A recent echocardiographic study of symptomatic patients who had aortic valve replacement for isolated aortic regurgitation indicated that patients in whom preoperative left ventricular end-systolic dimension (LVD[SYS]) exceeded 55 mm or fractional shortening (%FS) was less than 25% were at high risk of developing congestive heart failure and dying after an otherwise successful operation. Because indices of left ventricular systolic function might identify asymptomatic patients with aortic regurgitation who might benefit from earlier operation, 37 such patients were evaluated with serial echocardiograms (mean follow-up 34 months). Fourteen patients (38%) subsequently developed symptoms and were recommended for operation (SUBSQ OP). Twenty-three patients (62%) remain asymptomatic during follow-up (NON OP). LVD(SYS) and %FS were the most sensitive measurements for distinguishing on initial examination the patients who subsequently required operation from those who have not (LVD[SYS] 53.0 mm SUBSQ OP vs 44.3 mm NON OP, p = 0.001; %FS 28.8% SUBSQ OP vs 33.9% NON OP, p = 0.002). During serial studies, the maximum rate of change in end-systolic dimension exceeded 7 mm per year in only one patient. Four of five patients (80%) with end-systolic dimension greater than 55 mm developed symptoms and came to operation during a mean follow-up of 39 months. Of the 20 patients whose initial end-systolic dimension was 50 mm or less, only four patients (20%) developed symptoms and required operation, and none died during follow-up. Thus, an asymptomatic patient with aortic regurgitation whose end-systolic dimension is less than 50 mm appears to be at low risk and can be safely followed with echocardiograms at yearly intervals. Asymptomatic patients with end-systolic dimension of 50-54 mm are being followed with serial echocardiograms every 4-6 months. Operation is now being recommended to patients with end-systolic dimensions of 55 mm or greater, even in the absence of symptoms.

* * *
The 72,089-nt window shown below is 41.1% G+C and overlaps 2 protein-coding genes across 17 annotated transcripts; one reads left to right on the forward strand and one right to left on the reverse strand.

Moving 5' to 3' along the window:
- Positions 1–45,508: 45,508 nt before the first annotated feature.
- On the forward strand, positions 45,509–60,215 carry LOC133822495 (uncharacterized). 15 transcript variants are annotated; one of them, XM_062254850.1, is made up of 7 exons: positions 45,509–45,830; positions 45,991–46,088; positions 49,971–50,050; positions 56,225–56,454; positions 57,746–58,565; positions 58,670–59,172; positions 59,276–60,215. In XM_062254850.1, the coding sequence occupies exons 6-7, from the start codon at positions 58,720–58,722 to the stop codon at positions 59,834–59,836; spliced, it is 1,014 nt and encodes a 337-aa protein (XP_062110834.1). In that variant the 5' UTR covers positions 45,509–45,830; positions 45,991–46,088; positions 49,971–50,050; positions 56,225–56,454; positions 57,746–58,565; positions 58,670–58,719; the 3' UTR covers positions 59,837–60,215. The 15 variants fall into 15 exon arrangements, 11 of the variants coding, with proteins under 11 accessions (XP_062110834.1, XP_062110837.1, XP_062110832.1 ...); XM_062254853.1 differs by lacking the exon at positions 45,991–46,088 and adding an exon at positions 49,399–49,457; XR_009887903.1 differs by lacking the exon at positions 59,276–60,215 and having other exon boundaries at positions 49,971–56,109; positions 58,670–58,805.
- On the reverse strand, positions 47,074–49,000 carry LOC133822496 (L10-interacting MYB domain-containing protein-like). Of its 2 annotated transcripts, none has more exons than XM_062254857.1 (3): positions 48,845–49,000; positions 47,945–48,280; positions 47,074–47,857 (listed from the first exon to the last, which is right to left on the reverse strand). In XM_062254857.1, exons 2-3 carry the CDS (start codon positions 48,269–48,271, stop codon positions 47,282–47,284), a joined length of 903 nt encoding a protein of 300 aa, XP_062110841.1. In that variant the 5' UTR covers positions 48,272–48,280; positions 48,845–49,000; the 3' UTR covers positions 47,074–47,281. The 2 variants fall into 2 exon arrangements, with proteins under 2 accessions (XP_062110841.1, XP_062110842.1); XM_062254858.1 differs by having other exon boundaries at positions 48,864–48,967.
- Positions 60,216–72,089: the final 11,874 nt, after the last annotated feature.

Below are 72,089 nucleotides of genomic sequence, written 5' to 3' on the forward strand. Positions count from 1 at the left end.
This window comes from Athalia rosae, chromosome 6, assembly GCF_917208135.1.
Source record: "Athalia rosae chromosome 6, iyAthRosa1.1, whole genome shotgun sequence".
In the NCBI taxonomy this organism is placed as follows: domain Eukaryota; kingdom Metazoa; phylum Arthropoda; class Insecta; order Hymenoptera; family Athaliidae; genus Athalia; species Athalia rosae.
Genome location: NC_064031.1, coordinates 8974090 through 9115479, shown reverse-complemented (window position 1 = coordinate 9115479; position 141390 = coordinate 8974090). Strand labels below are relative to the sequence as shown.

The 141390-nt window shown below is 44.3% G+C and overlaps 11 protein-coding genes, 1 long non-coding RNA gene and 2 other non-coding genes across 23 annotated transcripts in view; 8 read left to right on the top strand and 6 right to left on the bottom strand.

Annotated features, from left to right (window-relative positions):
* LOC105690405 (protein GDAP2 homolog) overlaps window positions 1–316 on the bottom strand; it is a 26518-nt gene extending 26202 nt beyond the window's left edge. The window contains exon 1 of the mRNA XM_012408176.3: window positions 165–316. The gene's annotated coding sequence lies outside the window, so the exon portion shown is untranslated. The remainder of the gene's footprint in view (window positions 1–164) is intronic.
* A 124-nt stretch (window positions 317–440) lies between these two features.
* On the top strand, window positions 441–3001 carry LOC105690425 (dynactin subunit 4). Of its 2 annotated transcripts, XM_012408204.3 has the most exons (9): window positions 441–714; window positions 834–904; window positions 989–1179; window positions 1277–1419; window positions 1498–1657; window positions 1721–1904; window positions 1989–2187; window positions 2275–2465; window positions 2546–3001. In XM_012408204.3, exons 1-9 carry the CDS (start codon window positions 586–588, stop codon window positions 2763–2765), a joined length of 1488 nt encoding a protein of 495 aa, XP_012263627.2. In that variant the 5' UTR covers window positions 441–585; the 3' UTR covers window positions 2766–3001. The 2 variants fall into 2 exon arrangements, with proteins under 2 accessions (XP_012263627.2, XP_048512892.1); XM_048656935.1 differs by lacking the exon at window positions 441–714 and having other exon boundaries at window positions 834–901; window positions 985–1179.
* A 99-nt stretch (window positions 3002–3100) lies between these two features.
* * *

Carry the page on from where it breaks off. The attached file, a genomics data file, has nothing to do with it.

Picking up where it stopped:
ASJC Scopus subject areas
- Cardiology and Cardiovascular Medicine
- Physiology (medical)